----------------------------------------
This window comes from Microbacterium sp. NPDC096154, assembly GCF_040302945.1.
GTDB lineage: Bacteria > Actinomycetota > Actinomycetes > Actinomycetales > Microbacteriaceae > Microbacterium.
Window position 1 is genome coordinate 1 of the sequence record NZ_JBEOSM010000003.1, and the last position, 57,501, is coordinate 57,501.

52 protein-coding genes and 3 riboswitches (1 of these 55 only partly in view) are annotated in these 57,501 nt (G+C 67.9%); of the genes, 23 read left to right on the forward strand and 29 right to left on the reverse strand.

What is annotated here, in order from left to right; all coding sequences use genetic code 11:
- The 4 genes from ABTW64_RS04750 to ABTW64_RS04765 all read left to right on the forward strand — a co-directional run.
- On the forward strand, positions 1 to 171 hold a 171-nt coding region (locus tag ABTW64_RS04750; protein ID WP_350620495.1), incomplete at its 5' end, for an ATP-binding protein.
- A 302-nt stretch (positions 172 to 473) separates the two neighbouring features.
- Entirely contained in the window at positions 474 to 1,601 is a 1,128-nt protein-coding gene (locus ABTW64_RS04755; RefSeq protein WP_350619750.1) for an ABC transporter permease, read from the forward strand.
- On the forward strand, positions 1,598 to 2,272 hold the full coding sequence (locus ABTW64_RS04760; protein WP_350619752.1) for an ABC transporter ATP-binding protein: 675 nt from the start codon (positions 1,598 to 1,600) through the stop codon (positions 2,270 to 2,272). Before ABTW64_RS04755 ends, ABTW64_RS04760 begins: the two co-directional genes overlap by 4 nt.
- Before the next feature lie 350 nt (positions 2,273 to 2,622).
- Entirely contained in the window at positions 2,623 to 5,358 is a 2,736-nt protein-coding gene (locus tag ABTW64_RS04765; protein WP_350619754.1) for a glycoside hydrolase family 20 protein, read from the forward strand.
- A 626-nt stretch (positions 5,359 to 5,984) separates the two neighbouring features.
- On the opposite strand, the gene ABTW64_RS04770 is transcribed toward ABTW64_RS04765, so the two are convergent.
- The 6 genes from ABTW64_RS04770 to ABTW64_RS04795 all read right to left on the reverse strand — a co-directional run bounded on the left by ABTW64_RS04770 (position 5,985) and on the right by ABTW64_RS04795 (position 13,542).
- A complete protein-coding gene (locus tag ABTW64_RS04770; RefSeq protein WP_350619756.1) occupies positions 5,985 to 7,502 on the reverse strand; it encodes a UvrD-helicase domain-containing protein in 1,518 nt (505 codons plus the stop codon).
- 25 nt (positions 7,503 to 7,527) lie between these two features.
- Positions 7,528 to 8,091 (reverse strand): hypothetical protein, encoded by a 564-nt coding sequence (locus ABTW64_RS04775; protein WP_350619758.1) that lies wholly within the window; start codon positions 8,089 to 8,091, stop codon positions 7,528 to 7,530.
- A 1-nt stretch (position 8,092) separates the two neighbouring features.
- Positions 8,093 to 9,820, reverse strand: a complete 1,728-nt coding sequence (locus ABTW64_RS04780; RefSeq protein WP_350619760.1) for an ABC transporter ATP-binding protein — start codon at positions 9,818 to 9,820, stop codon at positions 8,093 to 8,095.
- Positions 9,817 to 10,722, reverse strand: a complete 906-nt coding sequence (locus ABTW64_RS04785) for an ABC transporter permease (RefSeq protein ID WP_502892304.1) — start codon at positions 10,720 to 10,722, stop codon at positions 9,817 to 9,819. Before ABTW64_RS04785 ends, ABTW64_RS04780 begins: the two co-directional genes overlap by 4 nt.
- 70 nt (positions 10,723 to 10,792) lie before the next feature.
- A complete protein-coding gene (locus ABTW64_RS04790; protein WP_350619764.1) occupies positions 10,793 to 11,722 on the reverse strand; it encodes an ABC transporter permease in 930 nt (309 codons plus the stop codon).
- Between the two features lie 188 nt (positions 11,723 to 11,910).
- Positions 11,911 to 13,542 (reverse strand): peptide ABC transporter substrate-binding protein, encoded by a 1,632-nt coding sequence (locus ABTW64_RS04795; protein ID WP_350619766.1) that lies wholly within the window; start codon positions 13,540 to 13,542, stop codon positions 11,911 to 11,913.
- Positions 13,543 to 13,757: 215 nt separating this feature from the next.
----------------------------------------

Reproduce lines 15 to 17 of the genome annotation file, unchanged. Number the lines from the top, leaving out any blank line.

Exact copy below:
- The 6 genes from ABTW64_RS04770 to ABTW64_RS04795 all read right to left on the reverse strand — a co-directional run bounded on the left by ABTW64_RS04770 (position 5,985) and on the right by ABTW64_RS04795 (position 13,542).
- A complete protein-coding gene (locus tag ABTW64_RS04770; RefSeq protein WP_350619756.1) occupies positions 5,985 to 7,502 on the reverse strand; it encodes a UvrD-helicase domain-containing protein in 1,518 nt (505 codons plus the stop codon).
- 25 nt (positions 7,503 to 7,527) lie between these two features.